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The Direct Costs and Benefits of US Electric Utility Divestitures

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  • Thomas P. Triebs
  • Michael G. Pollitt

Abstract

Competition increases firms performance. But in many industries, especially network based industries, effective competition requires the separation of firms. Separation can lead to a trade-off between technical efficiency gains from competition and losses from separation. But separation itself can be beneficial, too. We estimate the combined effect of competition and vertical separation (as well as the individual effects) for the case of US electric utility divestitures. We analyse the difference-indifference in inefficient costs between divested units and non-divested units in either restructuring or non-restructuring states. We find that for our benchmark model of technology the combined effect is virtually zero. We analyze the uncertainty about the unobserved true technology and find that this number constitutes the lower bound whereas the upper bound is $24 billion. Generally, the effect of separation itself is much larger than the effect of competition. Also, the effect of separation is positive for most models of the technology.

Suggested Citation

  • Thomas P. Triebs & Michael G. Pollitt, 2015. "The Direct Costs and Benefits of US Electric Utility Divestitures," Cambridge Working Papers in Economics 1543, Faculty of Economics, University of Cambridge.
  • Handle: RePEc:cam:camdae:1543
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    References listed on IDEAS

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    1. Nickell, Stephen J, 1996. "Competition and Corporate Performance," Journal of Political Economy, University of Chicago Press, vol. 104(4), pages 724-746, August.
    2. John Kwoka & Michael Pollitt & Sanem Sergici, 2010. "Divestiture policy and operating efficiency in U.S. electric power distribution," Journal of Regulatory Economics, Springer, vol. 38(1), pages 86-109, August.
    3. Delmas, Magali & Tokat, Yesim, 2003. "Deregulation Process, Governance Structures and Efficiency: The U.S. Electric Utility Sector," Research Papers 1790, Stanford University, Graduate School of Business.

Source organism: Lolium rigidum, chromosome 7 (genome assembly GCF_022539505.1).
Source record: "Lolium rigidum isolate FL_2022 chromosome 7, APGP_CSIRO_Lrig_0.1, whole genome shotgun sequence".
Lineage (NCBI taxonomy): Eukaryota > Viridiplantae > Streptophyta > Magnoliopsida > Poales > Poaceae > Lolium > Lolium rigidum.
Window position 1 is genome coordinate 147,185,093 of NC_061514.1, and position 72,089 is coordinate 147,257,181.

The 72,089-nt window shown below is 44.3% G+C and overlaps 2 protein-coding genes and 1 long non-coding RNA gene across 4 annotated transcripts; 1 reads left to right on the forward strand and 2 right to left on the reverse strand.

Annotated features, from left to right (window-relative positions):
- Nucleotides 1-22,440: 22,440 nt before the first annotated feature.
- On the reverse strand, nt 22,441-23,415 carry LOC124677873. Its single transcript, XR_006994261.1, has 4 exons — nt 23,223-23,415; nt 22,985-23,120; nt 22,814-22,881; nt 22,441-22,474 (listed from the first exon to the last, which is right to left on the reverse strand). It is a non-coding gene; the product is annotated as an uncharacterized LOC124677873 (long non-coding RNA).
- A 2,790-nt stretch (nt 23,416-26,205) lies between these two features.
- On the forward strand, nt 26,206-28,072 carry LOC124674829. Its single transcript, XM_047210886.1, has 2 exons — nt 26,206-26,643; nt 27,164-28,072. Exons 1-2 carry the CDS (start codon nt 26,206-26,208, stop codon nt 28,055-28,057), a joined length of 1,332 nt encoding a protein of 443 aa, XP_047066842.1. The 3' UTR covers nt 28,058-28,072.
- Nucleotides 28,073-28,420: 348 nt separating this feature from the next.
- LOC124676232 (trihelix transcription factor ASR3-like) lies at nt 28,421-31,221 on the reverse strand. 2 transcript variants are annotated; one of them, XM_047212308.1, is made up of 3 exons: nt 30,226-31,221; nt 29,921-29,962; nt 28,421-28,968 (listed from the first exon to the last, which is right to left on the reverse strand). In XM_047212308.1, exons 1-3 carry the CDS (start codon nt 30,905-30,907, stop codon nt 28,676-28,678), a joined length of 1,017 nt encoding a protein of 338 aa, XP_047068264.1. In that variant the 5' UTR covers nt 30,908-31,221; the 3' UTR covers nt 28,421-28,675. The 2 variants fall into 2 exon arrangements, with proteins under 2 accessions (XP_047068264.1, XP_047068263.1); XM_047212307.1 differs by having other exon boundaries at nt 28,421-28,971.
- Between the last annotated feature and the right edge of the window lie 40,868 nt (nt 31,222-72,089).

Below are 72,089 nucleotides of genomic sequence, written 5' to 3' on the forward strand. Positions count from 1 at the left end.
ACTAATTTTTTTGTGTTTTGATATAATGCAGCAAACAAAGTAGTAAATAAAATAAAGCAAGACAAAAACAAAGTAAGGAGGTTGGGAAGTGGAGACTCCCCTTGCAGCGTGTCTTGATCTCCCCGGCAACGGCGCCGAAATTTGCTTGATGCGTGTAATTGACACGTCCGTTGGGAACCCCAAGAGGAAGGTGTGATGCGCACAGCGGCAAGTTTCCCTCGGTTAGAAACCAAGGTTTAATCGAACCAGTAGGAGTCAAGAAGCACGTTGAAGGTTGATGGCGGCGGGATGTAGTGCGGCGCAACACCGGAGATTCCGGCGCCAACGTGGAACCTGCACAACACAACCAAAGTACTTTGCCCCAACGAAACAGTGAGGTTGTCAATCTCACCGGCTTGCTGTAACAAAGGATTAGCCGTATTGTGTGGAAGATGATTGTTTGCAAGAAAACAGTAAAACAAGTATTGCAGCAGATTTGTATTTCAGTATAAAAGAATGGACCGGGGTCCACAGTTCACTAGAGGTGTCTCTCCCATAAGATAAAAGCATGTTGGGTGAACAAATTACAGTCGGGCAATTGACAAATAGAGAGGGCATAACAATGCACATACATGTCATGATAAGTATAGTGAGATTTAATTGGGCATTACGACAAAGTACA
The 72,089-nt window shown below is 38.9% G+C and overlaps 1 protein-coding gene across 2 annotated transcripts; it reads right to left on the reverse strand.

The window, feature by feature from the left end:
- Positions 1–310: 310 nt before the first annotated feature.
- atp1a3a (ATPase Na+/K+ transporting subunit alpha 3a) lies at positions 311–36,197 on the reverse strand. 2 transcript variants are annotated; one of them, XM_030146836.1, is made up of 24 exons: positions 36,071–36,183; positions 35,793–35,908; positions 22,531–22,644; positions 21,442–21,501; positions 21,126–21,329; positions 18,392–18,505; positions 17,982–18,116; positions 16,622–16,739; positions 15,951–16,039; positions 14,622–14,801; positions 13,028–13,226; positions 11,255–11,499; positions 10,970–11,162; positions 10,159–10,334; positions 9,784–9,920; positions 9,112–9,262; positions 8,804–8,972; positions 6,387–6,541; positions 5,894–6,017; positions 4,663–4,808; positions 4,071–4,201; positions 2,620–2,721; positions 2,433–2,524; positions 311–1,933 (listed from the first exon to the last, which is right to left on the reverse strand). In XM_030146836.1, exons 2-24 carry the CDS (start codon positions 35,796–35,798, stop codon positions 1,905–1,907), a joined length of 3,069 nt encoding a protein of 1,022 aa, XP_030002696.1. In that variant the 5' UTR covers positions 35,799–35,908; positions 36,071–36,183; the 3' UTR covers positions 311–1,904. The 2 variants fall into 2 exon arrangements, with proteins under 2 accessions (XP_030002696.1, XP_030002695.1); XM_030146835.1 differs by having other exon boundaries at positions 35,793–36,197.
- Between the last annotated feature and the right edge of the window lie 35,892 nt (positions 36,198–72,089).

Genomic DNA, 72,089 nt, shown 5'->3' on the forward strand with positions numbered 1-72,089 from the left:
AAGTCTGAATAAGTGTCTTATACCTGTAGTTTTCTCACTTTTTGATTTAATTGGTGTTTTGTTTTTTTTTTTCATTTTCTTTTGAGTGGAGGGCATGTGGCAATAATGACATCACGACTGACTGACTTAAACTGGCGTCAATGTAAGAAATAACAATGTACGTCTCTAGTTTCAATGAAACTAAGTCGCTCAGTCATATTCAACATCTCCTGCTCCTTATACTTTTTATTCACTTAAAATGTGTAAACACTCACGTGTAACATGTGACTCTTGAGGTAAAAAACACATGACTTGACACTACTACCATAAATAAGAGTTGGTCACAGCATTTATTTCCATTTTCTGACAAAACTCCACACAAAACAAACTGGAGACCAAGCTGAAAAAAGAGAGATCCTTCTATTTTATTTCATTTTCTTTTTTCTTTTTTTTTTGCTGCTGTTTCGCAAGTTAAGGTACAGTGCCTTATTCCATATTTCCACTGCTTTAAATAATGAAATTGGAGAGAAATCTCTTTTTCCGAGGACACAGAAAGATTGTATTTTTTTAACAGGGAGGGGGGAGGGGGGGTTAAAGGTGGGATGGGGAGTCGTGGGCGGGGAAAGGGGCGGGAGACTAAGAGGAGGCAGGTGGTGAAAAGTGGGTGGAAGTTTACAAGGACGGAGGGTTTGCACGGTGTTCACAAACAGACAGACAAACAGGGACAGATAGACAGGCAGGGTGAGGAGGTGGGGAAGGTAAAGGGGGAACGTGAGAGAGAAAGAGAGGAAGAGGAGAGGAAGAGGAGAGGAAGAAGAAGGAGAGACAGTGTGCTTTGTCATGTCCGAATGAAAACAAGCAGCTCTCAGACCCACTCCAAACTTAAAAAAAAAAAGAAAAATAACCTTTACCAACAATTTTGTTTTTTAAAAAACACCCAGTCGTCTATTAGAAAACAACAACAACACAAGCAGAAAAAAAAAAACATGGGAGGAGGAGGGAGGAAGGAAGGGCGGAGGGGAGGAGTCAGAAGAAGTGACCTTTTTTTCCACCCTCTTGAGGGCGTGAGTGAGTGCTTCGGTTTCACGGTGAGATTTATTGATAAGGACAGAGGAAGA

4. Kaserman, David L & Mayo, John W, 1991. "The Measurement of Vertical Economies and the Efficient Structure of the Electric Utility Industry," Journal of Industrial Economics, Wiley Blackwell, vol. 39(5), pages 483-502, September.
    5. Sappington, David E. M. & Pfeifenberger, Johannes P. & Hanser, Philip & Basheda, Gregory N., 2001. "The State of Performance-Based Regulation in the U.S. Electric Utility Industry," The Electricity Journal, Elsevier, vol. 14(8), pages 71-79, October.
    6. Kwoka, John E., 2002. "Vertical economies in electric power: evidence on integration and its alternatives," International Journal of Industrial Organization, Elsevier, vol. 20(5), pages 653-671, May.
    7. Teece, David J., 1980. "Economies of scope and the scope of the enterprise," Journal of Economic Behavior & Organization, Elsevier, vol. 1(3), pages 223-247, September.
    8. Pablo Arocena & David S. Saal & Tim Coelli, 2012. "Vertical and Horizontal Scope Economies in the Regulated U . S . Electric Power Industry," Journal of Industrial Economics, Wiley Blackwell, vol. 60(3), pages 434-467, September.
    9. Charnes, A. & Cooper, W. W. & Rhodes, E., 1978. "Measuring the efficiency of decision making units," European Journal of Operational Research, Elsevier, vol. 2(6), pages 429-444, November.
    10. Michael Maloney, 2001. "Economies and Diseconomies: Estimating Electricity Cost Functions," Review of Industrial Organization, Springer;The Industrial Organization Society, vol. 19(2), pages 165-180, September.
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    Cited by:

    1. Pollitt, Michael G., 2012. "The role of policy in energy transitions: Lessons from the energy liberalisation era," Energy Policy, Elsevier, vol. 50(C), pages 128-137.
    2. Pollitt, Michael G. & Steer, Steven J., 2012. "Economies of scale and scope in network industries: Lessons for the UK water and sewerage sectors," Utilities Policy, Elsevier, vol. 21(C), pages 17-31.

    More about this item

    Keywords

    divestiture; economies of scope; electric utilities;

    JEL classification:

    • L25 - Industrial Organization - - Firm Objectives, Organization, and Behavior - - - Firm Performance
    • L51 - Industrial Organization - - Regulation and Industrial Policy - - - Economics of Regulation
    • L94 - Industrial Organization - - Industry Studies: Transportation and Utilities - - - Electric Utilities

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